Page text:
Colorado Mastodon Bones Show Ancient Warmer Earth
DENVER (AP) — A trove of ancient bones from gigantic animals discovered in the Colorado mountains is providing scientists with a fascinating look at what happened about 120,000 years ago when the Earth got as warm as it is today.
Evidence left behind by mastodons, mammoths, giant sloths and huge bison — along with insects, plants, pollen and other animals — offers a glimpse at how ancient animal adapted to climate change.
Among their findings: The warmer weather allowed forests to reach about 2,500 feet farther up the mountainside than today’s tree line, which is about 11,500 feet above sea level at the Snowmass site. Forests also may have been denser, and smaller trees and grasslands might have been more widespread amid drier conditions.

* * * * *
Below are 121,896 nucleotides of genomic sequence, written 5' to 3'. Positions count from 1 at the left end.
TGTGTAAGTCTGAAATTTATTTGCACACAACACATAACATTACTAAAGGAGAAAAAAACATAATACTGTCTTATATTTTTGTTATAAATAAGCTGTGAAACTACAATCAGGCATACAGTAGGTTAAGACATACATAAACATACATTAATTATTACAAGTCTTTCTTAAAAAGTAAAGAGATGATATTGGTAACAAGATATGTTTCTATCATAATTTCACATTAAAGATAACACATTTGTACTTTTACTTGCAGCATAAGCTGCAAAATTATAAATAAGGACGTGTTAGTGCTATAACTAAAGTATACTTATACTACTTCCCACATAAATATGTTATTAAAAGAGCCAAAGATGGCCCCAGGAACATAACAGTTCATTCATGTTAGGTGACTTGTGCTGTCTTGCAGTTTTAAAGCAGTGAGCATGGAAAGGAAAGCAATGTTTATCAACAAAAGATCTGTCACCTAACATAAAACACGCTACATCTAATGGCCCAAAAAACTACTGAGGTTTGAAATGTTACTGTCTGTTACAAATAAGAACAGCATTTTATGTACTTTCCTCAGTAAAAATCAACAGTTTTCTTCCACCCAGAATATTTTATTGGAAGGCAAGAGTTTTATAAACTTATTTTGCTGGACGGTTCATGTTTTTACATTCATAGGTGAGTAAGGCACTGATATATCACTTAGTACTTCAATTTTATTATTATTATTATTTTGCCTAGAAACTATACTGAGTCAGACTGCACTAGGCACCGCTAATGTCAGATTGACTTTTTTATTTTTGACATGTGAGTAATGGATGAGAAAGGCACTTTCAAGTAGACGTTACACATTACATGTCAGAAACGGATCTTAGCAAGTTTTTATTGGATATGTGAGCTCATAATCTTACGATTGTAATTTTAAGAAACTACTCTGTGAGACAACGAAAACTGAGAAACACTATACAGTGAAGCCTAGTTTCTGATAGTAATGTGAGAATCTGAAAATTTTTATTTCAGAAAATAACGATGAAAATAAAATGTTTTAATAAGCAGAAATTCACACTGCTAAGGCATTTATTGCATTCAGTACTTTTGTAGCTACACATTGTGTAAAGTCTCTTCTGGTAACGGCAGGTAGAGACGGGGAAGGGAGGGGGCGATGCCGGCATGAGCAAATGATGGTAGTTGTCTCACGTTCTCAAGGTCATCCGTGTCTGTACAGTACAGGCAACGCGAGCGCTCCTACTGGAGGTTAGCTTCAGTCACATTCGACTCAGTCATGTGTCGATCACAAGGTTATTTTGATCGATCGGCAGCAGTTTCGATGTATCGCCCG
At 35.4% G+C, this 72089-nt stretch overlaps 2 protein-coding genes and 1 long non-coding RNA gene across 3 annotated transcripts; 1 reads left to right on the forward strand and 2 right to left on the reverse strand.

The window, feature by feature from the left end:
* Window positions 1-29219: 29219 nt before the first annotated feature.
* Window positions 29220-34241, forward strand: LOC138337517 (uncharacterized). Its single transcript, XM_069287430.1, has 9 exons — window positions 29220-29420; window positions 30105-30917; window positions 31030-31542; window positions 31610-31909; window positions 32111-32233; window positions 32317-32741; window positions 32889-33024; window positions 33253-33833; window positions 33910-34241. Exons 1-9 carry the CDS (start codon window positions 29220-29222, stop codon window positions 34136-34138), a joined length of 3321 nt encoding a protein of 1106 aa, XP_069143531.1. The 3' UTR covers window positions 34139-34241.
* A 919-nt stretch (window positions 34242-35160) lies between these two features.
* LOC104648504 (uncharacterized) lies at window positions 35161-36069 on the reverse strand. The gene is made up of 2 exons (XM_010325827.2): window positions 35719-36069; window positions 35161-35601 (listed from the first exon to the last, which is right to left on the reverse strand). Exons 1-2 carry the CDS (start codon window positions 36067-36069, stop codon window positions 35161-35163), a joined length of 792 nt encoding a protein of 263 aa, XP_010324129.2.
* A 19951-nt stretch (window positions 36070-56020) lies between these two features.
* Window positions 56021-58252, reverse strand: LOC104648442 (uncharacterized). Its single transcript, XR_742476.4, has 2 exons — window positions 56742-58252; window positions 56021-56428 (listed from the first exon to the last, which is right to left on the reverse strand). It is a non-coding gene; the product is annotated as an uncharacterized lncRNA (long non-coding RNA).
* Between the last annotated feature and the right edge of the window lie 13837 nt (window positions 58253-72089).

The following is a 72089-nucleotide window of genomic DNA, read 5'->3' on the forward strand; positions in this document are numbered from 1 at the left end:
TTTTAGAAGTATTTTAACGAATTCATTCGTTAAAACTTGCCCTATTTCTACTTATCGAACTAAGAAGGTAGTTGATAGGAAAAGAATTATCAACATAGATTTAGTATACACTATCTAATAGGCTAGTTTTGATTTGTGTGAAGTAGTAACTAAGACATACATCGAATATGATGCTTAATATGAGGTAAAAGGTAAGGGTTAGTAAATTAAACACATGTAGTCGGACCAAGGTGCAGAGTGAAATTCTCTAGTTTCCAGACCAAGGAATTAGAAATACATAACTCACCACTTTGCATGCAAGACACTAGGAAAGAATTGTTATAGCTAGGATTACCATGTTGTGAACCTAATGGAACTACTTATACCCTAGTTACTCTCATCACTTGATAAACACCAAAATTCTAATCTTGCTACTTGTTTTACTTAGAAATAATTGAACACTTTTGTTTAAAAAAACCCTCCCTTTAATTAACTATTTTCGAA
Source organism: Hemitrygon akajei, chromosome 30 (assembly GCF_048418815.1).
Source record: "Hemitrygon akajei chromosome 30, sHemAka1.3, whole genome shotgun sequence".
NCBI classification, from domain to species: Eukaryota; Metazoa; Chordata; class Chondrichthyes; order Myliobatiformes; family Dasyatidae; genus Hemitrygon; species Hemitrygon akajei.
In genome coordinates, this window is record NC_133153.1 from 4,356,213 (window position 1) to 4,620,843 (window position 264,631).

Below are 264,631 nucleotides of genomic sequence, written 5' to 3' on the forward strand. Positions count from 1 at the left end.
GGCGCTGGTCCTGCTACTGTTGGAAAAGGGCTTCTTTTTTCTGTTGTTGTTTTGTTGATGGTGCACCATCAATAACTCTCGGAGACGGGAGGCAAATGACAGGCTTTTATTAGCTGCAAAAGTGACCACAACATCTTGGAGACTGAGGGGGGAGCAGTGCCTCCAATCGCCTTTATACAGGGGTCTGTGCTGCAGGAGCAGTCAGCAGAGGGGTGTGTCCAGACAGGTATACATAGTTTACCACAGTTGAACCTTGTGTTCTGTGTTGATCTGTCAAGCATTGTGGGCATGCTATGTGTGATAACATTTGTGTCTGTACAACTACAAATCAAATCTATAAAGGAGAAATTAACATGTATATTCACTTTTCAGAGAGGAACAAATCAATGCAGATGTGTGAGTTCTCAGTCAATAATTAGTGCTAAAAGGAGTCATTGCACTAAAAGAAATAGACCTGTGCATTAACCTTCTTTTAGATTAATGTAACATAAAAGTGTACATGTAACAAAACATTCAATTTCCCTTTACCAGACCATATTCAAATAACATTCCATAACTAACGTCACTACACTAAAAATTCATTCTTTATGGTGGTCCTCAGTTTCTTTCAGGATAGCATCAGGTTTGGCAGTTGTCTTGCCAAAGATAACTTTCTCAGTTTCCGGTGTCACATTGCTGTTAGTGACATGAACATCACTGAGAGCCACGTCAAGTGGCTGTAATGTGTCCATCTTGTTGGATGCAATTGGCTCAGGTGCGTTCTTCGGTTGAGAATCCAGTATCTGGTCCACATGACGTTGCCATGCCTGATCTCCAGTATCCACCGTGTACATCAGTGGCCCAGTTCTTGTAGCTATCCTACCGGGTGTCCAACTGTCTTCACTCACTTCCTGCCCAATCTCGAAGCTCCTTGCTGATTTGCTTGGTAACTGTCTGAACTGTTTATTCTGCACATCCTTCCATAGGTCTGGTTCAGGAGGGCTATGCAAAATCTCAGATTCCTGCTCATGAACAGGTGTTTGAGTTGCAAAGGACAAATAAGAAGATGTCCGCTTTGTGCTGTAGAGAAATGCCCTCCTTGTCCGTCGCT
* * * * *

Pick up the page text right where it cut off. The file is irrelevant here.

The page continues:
A team of 47 scientists has been studying material unearthed four years ago near Snowmass, a town just outside Aspen, when a bulldozer was enlarging a reservoir. The researchers published their first big batch of data in the journal Quaternary Research in November.
“The site is spectacular because it has a single continuous pile of sediment from the most recent interglacial period,” about 120,000 years ago, when conditions were similar to the present, said Ian Miller, chairman of the Earth —> Read More Here